79% of frontline workers who feel they belong at work plan to stay with their employer, versus only 33% of those who don’t. And those who fit in are four times less likely to have declining mental health or well-being levels. [19]

This is essential for talent retention, engagement, and development, particularly for underrepresented groups. [9]

How to know if your employee engagement initiatives are successful

Now that we’ve covered what employee engagement in manufacturing is, why it’s low, and how to improve it, it’s time to discuss how to measure and evaluate your success.

Implement feedback mechanisms

Engagement generates a measurable impact on core business outcomes and goals. But not everything shows up in metrics.

Some insight, like team happiness and satisfaction levels, has to be gathered directly from employees. In addition, employees need a way to share thoughts, opinions, and other input at their own initiative.

Direct feedback mechanisms like surveys and internal communication channels make this possible. [3]

These tools are a precise and efficient way to gather workforce intelligence and find out what’s going on with your employees. Without collecting this insight, you’ll be out of touch, operating in the dark, and leaving your workers unheard.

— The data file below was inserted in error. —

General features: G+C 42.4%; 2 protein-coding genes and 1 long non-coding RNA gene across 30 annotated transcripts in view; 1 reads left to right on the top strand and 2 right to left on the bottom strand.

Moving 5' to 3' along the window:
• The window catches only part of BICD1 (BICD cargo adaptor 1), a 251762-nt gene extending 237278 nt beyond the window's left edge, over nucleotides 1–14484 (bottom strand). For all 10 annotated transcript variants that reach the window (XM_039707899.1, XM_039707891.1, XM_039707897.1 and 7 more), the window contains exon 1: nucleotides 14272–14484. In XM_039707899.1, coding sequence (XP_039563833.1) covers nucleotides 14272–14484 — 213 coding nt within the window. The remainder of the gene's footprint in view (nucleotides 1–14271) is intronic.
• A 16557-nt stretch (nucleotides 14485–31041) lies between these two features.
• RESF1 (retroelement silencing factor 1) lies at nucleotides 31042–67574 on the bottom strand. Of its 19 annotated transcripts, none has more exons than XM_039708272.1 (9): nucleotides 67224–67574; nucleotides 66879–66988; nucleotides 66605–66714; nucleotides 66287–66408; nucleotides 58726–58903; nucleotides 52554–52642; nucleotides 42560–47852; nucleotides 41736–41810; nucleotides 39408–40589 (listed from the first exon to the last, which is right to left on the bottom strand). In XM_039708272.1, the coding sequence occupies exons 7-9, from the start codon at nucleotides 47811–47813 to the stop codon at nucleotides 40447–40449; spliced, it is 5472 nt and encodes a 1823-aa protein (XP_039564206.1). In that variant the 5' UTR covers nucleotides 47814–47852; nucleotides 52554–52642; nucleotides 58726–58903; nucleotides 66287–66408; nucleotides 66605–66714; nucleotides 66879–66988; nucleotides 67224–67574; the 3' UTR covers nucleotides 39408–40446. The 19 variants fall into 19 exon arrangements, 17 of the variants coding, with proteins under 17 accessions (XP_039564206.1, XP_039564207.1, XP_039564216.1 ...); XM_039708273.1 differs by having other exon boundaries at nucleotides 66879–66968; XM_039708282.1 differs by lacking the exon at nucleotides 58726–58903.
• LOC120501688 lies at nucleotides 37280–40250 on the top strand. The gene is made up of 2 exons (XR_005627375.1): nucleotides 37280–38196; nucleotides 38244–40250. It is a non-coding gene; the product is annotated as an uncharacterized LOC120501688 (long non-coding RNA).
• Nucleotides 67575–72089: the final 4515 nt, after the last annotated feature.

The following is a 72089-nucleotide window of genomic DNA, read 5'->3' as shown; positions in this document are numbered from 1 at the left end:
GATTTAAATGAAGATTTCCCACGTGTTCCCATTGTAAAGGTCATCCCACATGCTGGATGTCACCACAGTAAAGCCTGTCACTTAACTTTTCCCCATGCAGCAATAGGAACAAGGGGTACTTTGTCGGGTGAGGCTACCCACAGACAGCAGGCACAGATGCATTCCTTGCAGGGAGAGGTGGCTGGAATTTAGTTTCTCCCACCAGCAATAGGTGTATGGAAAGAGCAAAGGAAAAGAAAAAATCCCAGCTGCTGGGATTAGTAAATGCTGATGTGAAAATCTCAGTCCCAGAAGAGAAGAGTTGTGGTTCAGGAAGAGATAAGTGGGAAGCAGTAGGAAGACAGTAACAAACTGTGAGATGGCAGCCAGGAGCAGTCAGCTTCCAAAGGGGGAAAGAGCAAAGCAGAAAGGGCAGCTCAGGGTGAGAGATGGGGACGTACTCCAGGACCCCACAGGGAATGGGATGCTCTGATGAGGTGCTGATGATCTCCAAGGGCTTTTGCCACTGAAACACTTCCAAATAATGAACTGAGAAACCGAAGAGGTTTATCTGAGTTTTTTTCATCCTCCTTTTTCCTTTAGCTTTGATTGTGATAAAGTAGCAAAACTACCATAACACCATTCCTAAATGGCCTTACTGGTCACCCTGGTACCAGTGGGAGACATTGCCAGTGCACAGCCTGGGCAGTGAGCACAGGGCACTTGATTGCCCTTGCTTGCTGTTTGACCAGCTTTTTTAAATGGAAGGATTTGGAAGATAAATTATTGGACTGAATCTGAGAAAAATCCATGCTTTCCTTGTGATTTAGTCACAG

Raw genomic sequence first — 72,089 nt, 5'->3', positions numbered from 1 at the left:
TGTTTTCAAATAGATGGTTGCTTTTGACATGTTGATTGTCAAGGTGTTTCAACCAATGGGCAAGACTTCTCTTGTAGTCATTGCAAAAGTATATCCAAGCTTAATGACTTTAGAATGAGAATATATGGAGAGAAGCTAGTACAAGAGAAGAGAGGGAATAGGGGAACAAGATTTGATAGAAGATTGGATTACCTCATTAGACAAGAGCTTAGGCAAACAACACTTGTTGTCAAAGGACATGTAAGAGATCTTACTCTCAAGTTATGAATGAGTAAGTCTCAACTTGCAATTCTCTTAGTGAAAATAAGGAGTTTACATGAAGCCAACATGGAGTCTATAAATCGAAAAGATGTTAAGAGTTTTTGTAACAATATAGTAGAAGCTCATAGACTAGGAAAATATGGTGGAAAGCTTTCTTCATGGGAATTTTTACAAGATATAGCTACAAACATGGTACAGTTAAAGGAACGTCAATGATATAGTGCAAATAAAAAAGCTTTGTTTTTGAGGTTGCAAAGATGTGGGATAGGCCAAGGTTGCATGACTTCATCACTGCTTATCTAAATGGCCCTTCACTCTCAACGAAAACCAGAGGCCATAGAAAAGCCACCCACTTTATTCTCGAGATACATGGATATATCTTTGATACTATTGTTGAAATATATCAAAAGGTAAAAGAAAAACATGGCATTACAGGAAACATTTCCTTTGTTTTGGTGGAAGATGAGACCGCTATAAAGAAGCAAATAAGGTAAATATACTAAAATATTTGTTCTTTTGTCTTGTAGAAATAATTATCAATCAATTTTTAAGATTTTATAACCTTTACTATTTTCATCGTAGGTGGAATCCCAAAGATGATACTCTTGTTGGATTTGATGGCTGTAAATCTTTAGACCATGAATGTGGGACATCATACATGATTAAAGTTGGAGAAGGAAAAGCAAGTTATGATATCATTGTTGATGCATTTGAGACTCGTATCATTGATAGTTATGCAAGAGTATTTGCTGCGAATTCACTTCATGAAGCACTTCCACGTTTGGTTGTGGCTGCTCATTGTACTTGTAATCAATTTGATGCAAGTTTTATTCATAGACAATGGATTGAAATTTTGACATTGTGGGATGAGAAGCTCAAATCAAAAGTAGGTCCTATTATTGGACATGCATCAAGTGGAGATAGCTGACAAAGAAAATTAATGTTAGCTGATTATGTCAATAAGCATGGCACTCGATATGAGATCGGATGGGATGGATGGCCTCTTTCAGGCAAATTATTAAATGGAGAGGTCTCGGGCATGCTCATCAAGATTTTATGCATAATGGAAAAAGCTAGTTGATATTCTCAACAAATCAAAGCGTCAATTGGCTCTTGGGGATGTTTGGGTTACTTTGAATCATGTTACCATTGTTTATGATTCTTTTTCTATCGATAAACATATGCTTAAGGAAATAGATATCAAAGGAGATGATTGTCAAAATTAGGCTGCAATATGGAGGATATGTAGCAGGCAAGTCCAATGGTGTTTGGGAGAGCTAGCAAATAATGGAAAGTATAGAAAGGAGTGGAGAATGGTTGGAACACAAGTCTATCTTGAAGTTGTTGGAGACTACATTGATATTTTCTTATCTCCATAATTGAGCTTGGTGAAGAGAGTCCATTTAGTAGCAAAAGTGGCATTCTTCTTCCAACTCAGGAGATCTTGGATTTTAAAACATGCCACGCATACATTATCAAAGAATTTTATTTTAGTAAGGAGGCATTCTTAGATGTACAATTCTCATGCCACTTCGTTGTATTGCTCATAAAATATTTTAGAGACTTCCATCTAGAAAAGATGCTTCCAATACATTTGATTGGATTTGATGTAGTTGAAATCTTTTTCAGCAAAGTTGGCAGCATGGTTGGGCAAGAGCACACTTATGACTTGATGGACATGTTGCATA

Top employee engagement metrics to track

  •   Turnover: This measures how many employees that are to be replaced leave the company within a certain timeframe.
  •   Retention: Measure the average employee tenure. Retention is driven by factors like work satisfaction, culture, and growth potential.
  •       Attrition: Measure how many employees are leaving that aren’t to be replaced. It can be used to measure total attrition, voluntary, or involuntary.
  •   Absenteeism: Track the time employees take away from work. This can be due to illness, low morale, or other cultural issues.
  •   Incident rate: On-the-job accidents, safety errors, and other incidents provide insight into how focused, present, and aware workers are.